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Denmark launches anti-refugees advertising campaign in 10 languages

Denmark’s Ministry of Immigration, Integration and Housing began an advertising campaign aim to deterring refugees from arriving in the country. Adverts appeared in Arabic and English language newspapers in Lebanon as The Danish government has published advertisements in four Lebanese newspapers Monday that discourage refugees from travelling to Denmark.

Adverts appeared in Arabic and English language newspapers in Lebanon

Spelling it out: An anti-migrant advert by the Danish government is seen (bottom left) in the Lebanese Alssafir newspaper warning that benefits for newly arrived refugees are being cut by 50 per cent

On Monday, the first adverts from the Danish government were published in four Lebanese newspapers. An English-language version, published in Lebanon’s The Daily Star, informs readers that “Denmark has decided to tighten the regulations concerning refugees in a number of areas.”

See the English ad in full here:

The government’s campaign has been published in ten different languages on DIS’s website and according to Jyllands-Posten, flyers in all ten languages have also been posted in asylum centres across Denmark. The Arabic text is also reportedly being circulated widely through social media.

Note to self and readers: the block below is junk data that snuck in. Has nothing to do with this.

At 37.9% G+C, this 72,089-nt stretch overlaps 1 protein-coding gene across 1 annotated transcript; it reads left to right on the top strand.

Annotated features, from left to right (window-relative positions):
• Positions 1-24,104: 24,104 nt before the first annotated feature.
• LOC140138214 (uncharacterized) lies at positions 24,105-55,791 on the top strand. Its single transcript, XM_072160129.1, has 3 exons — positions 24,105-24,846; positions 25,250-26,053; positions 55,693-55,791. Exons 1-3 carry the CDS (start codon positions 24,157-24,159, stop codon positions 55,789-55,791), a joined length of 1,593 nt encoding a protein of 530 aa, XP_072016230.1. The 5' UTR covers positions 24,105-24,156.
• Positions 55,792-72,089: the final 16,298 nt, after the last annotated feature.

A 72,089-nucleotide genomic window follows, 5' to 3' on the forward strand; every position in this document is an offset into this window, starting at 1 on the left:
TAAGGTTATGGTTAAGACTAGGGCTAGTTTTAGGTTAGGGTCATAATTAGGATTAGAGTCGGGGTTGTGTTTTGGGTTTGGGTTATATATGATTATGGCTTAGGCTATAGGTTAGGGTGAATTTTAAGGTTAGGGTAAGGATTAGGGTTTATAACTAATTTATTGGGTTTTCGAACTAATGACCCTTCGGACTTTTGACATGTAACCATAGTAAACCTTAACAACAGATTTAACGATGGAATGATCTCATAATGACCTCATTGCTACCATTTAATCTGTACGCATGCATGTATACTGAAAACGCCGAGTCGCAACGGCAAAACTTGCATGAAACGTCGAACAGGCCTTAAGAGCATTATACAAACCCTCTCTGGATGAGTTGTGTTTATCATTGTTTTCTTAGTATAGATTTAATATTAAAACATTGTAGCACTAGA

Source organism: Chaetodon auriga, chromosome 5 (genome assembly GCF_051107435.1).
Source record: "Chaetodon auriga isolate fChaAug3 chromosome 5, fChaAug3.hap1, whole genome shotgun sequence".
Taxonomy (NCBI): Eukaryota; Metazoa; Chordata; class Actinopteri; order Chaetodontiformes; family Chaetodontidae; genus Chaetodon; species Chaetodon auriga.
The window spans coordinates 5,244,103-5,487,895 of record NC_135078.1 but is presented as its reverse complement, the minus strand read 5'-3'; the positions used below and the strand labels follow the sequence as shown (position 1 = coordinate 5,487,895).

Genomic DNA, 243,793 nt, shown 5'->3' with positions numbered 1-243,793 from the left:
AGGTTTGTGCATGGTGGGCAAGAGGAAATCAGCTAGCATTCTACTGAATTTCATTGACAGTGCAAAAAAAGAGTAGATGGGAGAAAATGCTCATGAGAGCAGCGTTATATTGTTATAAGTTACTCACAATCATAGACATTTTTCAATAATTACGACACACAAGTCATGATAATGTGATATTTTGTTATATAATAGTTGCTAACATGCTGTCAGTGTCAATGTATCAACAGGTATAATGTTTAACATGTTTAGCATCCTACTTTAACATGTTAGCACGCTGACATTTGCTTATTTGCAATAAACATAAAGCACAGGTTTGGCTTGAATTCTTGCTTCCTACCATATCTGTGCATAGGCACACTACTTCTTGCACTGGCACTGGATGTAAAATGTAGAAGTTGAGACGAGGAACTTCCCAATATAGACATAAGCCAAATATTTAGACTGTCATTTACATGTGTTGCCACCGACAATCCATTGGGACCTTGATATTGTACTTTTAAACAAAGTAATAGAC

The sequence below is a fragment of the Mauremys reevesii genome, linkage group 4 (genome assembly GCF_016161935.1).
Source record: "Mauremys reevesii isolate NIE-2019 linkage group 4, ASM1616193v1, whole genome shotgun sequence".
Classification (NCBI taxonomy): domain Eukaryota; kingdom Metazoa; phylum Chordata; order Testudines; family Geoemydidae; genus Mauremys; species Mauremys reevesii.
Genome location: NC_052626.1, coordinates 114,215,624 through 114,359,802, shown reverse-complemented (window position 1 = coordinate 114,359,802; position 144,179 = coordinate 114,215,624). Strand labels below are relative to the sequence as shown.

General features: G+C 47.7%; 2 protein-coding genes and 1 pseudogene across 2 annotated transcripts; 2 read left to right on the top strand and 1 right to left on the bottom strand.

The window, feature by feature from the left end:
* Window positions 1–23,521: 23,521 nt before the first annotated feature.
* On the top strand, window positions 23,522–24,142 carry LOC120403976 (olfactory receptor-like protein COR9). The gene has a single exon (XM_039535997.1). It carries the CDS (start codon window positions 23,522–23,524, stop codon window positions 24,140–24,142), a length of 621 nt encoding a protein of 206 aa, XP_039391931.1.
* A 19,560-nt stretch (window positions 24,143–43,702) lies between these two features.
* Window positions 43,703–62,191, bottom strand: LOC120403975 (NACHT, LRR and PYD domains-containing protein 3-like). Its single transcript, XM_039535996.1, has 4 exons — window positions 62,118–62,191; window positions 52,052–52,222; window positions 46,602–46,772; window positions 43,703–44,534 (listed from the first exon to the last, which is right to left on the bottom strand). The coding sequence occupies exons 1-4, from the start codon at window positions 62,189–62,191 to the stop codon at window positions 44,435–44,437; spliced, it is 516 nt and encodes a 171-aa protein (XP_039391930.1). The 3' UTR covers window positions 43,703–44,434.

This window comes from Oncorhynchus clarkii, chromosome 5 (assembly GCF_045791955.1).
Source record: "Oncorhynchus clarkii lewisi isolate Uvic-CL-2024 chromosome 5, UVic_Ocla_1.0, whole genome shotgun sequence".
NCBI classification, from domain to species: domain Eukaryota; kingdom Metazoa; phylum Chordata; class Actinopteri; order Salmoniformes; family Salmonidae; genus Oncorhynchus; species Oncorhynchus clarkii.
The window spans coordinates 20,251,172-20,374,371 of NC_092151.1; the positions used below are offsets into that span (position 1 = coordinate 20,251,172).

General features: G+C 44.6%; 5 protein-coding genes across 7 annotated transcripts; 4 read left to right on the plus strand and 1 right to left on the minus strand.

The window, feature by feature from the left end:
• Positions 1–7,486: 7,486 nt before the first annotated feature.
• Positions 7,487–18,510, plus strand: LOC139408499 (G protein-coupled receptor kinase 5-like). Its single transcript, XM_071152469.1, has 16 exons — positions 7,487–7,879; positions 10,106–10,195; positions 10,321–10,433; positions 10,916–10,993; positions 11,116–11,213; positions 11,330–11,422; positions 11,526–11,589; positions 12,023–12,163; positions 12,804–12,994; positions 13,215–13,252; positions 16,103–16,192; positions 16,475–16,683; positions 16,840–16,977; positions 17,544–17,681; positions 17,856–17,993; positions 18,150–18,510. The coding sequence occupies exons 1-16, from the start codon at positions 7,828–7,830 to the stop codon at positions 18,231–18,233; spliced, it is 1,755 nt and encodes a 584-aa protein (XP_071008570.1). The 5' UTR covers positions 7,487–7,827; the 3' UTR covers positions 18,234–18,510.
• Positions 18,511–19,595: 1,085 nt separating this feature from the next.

“This must be the worst timing for an advert in the history of the world,” Uffe Elbaek, leader of Denmark’s leftwing Alternative party, said in a statement.

Critics of the campaign even took initiative via a Facebook group, raising money to buy their own advertisement welcoming refugees. The ad, which ran in The Guardian, said in large print: “Dear refugees, we welcome you to Denmark.”

“We’re not all like minister Støjberg and the rest of the Danish government,” it continues in smaller print below. “Many of us are bidding refugees a warm welcome. And many of us want to help those who are fleeing torture, bombs and persecution.”

The controversial Danish “information campaign” will continue to run in foreign newspapers and is intended to deter potential refugees from Syria and Northern Africa.

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